ABRAM. The original name used for Abraham (q.v.) in Gen 11:27–17:5. The name occurs in Old Babylonian, Egyptian texts of the 19th cen. b.c., ancient S Arabic, and on a Ugaritic inscription. To these heathen the name probably meant “my (divine) father is exalted.”
The New Bible Dictionary, Third Edition
ABRAHAM. A descendant of Shem and son of Terah; husband of Sarah and, as father of Isaac, ancestor of the Hebrew nation and, through Ishmael, of other Semites (Gn. 17:5; 25:10–18). His life (Gn. 11:26–25:10; summarized in Acts 7:2–8) is taken as an example of outstanding faith in God (Heb. 11:8–12) by
Abraham’s Bosom
ABRAHAM’S BOSOM. A figure of speech used by Jesus in the parable of *Lazarus and Dives (Lk. 16:22–23), illustrating ‘the great gulf fixed’ between the bliss of paradise and the misery of Hades (cf. Mt. 8:11–12). The dead Lazarus is portrayed as reclining next to Abraham at the feast of the blessed, after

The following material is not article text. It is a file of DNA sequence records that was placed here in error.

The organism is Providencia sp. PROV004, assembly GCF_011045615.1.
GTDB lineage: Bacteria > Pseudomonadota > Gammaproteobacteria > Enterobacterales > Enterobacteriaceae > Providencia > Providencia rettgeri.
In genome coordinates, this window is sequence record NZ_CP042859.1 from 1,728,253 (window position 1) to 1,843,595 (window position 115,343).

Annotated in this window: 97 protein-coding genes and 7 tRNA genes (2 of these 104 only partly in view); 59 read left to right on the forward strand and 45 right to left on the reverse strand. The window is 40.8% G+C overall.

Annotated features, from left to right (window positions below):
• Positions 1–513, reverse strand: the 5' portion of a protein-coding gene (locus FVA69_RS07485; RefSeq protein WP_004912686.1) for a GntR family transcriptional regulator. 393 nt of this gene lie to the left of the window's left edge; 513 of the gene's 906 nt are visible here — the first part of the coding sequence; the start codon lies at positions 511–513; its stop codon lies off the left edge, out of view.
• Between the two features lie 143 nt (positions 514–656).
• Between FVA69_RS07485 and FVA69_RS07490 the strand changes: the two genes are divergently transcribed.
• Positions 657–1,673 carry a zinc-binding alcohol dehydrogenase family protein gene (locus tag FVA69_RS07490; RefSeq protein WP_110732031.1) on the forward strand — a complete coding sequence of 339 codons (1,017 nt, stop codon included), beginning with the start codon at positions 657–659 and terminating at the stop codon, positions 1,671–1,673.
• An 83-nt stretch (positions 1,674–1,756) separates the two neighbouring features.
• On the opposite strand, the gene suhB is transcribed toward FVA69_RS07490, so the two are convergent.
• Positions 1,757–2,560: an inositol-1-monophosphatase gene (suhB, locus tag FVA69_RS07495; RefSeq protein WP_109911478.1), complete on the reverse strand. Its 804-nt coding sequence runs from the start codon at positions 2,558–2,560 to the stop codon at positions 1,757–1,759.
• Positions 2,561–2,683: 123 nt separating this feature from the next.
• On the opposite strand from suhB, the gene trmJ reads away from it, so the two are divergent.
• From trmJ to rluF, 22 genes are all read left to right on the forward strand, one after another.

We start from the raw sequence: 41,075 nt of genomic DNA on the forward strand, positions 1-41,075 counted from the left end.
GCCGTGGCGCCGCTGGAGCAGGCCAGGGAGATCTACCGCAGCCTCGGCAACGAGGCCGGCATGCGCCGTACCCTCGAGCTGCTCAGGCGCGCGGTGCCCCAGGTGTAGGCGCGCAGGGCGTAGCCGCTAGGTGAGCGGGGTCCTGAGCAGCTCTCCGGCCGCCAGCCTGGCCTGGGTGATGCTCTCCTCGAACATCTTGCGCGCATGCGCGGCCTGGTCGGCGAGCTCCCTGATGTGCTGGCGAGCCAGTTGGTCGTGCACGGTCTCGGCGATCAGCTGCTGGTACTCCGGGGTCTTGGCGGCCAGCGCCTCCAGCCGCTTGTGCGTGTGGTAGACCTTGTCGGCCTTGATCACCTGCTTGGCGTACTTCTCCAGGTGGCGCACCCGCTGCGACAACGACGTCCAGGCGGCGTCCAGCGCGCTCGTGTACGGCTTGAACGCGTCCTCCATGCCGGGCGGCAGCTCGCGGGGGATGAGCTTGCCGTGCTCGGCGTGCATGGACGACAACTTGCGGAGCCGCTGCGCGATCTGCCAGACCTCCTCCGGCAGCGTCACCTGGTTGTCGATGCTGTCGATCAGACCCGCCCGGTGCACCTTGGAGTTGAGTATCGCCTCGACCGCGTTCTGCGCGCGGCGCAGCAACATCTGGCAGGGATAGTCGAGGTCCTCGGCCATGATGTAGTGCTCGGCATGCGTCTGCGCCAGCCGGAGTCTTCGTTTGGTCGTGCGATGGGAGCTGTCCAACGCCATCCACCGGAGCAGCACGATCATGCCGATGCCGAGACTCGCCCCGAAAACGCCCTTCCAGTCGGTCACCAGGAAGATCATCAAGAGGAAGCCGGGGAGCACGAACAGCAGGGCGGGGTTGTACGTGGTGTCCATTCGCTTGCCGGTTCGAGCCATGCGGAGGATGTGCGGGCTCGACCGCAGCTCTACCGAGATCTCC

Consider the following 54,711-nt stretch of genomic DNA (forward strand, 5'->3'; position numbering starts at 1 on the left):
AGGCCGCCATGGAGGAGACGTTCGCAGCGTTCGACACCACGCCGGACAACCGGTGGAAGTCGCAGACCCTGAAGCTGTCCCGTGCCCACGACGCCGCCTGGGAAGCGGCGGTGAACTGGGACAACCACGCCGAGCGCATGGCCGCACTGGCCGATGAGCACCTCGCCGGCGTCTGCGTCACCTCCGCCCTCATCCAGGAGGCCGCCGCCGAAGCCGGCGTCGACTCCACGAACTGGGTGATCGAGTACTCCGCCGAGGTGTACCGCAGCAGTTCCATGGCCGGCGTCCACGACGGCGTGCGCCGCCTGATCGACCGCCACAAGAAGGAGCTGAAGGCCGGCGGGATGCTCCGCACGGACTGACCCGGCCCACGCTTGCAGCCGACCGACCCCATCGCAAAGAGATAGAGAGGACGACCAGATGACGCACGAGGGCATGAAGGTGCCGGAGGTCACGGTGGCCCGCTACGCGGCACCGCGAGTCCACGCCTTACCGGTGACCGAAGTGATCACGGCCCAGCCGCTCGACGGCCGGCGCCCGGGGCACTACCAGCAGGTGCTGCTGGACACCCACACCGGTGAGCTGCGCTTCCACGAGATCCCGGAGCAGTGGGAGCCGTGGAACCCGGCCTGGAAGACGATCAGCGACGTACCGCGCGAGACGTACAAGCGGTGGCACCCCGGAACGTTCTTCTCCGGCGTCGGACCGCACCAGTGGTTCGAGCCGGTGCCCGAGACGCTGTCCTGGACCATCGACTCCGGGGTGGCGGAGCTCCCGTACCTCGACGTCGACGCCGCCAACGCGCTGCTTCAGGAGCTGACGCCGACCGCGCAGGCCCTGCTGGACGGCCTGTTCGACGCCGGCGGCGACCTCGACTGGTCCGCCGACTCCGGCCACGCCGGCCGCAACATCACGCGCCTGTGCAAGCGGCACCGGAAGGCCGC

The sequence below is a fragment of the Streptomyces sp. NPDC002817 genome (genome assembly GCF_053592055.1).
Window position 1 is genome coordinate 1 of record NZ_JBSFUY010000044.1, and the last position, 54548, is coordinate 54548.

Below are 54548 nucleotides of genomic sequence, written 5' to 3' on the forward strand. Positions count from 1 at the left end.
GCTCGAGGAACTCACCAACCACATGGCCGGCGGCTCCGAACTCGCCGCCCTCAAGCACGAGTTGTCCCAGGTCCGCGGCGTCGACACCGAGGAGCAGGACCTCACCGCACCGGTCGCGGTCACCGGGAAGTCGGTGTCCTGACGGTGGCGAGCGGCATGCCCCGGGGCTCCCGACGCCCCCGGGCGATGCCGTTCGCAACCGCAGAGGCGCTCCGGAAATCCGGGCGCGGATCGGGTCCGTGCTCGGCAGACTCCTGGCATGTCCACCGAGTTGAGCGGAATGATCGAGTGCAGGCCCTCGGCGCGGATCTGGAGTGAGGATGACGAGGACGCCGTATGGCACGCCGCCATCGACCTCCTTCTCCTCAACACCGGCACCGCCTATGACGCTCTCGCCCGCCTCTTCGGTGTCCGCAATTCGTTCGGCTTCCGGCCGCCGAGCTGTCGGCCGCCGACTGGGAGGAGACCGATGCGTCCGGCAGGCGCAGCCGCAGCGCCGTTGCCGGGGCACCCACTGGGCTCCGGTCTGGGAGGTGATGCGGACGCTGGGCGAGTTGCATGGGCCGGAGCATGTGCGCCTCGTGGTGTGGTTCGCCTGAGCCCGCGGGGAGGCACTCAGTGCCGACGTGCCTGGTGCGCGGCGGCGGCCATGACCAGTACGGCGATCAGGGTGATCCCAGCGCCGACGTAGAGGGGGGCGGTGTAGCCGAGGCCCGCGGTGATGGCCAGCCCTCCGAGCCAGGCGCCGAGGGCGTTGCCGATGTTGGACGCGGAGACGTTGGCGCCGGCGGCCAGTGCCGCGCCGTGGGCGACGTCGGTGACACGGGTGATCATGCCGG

Eerdmans Dictionary of the Bible
Abraham (Heb. ʾaḇrāhām)The son of Terah, husband of Sarah, father of Ishmael and Isaac, and grandfather of Jacob. He is the common patriarch of the three “Abrahamic” religions: Jews trace their ancestry to Abraham through his son Isaac and his grandson Jacob-Israel, Muslims trace theirs through his
Hanoch (Heb. ḥănôḵ)1. A son of Midian and grandson of Abraham and Keturah (Gen. 25:4; 1 Chr. 1:33).2. The oldest son of Reuben, Jacob’s oldest son (Gen. 46:9; Exod. 6:14; 1 Chr. 5:3). His descendants became the family of the Hanochites (Num. 26:5; Heb. haḥănōḵɩ̂).